King CornClosed Captioning
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KING CORN is a fun and crusading journey into the digestive tract of our fast food nation where one ultra-industrial, pesticide-laden, heavily-subsidized commodity dominates the food pyramid from top to bottom – corn. Fueled by curiosity and a dash of naivete, two college buddies return to their ancestral home of Greene, Iowa to figure out how a modest kernel conquered America. With the help of some real farmers, oodles of fertilizer and government aide, and some genetically modified seeds, the friends manage to grow one acre of corn. Along the way, they unlock the hilarious absurdities and scary but hidden truths about America’s modern food system in this engrossing and eye-opening documentary.
Rotten Tomatoes Movie Reviews
- Reviews Counted: 24
- Fresh: 23
- Rotten: 1
- Average Rating: 7.6/10
Top Critics' Reviews
Fresh: Aaron Woolf's we-are-what-we-eat documentary King Corn is a lively introduction to the corn industrial complex.
Fresh: Deftly balances humor and insight.
Fresh: King Corn is entertaining enough, but it's also a moral, crucially skeptical road trip down the food chain.
Fresh: A deceptively intelligent new entry in the regular-Joe documentary genre.
Great piece of the puzzle...
I've been really into learning more about what we eat as Americans ever since hearing a lecture on Minnesota Public Radio. As a student of economics and a gym junkie I have been really intrigued. I started by reading Michael Pollan's "The Omnivore's Dillema" and then "In defense of Food". I joined an organic, local, CSA. Wanting to learn more I've also read "The end of Food" and "Fast Food Nation". I've also ventured out into documentaries starting with "Supersize Me". I find that King Corn is an insightful, reflective documentary that perfectly compliments what I have read so far. I would not necessisarily recommend it as your first voray into this topic, but it's a nice way to cap off many reads. It brings to your eyes what you've been learning about. Knowing the background already, seeing the reality in this documentary really brought home the things I had only been imagining in my head.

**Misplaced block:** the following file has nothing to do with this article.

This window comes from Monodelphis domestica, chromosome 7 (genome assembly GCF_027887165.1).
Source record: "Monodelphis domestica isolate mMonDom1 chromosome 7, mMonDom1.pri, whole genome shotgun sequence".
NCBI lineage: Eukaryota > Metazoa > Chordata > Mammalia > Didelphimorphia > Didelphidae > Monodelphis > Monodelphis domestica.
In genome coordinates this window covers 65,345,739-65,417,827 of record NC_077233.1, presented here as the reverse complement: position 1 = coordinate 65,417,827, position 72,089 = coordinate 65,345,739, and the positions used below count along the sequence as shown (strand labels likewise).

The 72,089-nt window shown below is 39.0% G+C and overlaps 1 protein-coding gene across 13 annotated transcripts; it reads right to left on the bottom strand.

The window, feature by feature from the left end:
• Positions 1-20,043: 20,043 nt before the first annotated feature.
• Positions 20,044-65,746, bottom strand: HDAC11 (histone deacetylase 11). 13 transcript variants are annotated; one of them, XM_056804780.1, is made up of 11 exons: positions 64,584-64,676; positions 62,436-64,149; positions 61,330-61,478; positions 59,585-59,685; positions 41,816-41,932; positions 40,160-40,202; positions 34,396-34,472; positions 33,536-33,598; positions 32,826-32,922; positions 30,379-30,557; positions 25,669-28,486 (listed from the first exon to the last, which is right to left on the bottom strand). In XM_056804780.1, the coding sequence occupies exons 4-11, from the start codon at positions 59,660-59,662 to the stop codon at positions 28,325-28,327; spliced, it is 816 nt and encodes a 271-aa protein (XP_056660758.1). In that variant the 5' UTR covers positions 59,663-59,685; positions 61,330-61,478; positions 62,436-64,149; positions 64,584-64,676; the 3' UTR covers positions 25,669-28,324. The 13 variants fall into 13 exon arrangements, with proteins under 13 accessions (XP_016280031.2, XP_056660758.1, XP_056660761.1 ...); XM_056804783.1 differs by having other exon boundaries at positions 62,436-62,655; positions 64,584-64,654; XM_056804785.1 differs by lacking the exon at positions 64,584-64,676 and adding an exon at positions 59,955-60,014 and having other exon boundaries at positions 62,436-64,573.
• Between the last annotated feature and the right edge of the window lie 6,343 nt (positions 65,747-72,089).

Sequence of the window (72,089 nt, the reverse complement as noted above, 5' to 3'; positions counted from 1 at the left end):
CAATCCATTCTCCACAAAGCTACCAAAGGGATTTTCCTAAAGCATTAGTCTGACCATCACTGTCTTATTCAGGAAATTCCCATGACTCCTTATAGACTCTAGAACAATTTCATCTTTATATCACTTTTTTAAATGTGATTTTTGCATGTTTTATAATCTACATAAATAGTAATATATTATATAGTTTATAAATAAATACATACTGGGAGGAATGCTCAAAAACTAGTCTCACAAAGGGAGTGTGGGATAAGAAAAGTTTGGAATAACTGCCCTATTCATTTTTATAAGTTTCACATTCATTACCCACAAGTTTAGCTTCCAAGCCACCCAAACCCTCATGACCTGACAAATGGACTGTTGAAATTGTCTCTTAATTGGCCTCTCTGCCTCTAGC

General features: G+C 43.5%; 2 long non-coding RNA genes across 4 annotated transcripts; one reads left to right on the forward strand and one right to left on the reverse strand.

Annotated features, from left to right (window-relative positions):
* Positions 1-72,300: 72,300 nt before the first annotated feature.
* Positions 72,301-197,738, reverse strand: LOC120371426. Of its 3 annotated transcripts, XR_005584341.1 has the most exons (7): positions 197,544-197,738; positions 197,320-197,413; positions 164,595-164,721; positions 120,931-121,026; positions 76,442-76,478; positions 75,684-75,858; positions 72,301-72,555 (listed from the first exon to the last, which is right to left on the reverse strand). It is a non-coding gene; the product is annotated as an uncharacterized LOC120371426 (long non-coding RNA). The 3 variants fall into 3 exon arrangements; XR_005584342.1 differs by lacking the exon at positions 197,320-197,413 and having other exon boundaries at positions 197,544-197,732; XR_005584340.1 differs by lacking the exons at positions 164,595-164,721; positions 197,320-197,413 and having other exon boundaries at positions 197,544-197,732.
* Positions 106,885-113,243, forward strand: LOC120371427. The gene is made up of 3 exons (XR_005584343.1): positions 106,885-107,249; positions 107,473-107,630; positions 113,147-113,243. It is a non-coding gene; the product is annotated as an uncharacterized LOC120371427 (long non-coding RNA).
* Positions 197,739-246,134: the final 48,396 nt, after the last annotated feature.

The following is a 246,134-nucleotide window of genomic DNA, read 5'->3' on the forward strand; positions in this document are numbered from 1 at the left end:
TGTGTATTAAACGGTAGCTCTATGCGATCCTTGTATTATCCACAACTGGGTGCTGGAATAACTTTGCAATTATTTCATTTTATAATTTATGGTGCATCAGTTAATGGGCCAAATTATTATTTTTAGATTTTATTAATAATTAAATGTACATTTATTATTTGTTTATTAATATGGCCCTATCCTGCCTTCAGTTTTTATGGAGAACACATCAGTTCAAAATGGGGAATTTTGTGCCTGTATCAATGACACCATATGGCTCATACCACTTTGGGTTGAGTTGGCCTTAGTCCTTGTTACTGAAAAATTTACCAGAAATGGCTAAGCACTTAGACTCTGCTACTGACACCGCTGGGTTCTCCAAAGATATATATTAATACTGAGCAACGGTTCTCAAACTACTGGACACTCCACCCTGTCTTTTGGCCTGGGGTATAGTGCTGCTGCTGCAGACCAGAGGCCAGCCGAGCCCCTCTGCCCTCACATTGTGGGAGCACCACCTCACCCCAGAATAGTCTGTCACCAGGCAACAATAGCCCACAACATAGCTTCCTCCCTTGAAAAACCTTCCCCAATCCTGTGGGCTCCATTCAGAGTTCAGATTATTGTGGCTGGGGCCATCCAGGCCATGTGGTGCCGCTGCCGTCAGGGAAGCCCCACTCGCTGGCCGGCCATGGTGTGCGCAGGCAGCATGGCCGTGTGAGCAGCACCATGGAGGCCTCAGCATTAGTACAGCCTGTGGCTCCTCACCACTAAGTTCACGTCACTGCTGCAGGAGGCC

I saw excerpts on C-Span and was impressed with the Director Aaron Woolf and his beliefs about respect and documentaries. Its a great story about growing an acre of corn in Iowa and its uses in our food and meat supply. Enlightening! Informative! If you care about your health and would like to know more how quality and quantity are affected by decision makers... put this on your list of documentaries to see.
we are what we eat
This movie is an intriguing look into our current food supply in its full cycle. Two young men from an urban city delve into the process of growing an acre of corn and what happens to it. It's well done from the standpoint that Ian and Curt know next to nothing about growing crops, so they are able to explain and relate this whole process extremely well to the audience. The real interesting question the documentary raises is at what expense are we as a nation and as human beings willing to pay for a cheap food versus our health. The narrators address the initial problems we will and are currently seeing in our population. We're very early in this experiment, as the changes in federal policy on growing corn and its subsidies drastically changed in the early 1970's. The result is tremendous yields of crops, drastically keeping food prices down, feeding our livestock and incorporating most of our processed foods with corn. Again, it's cheap food, but are we getting what we pay for?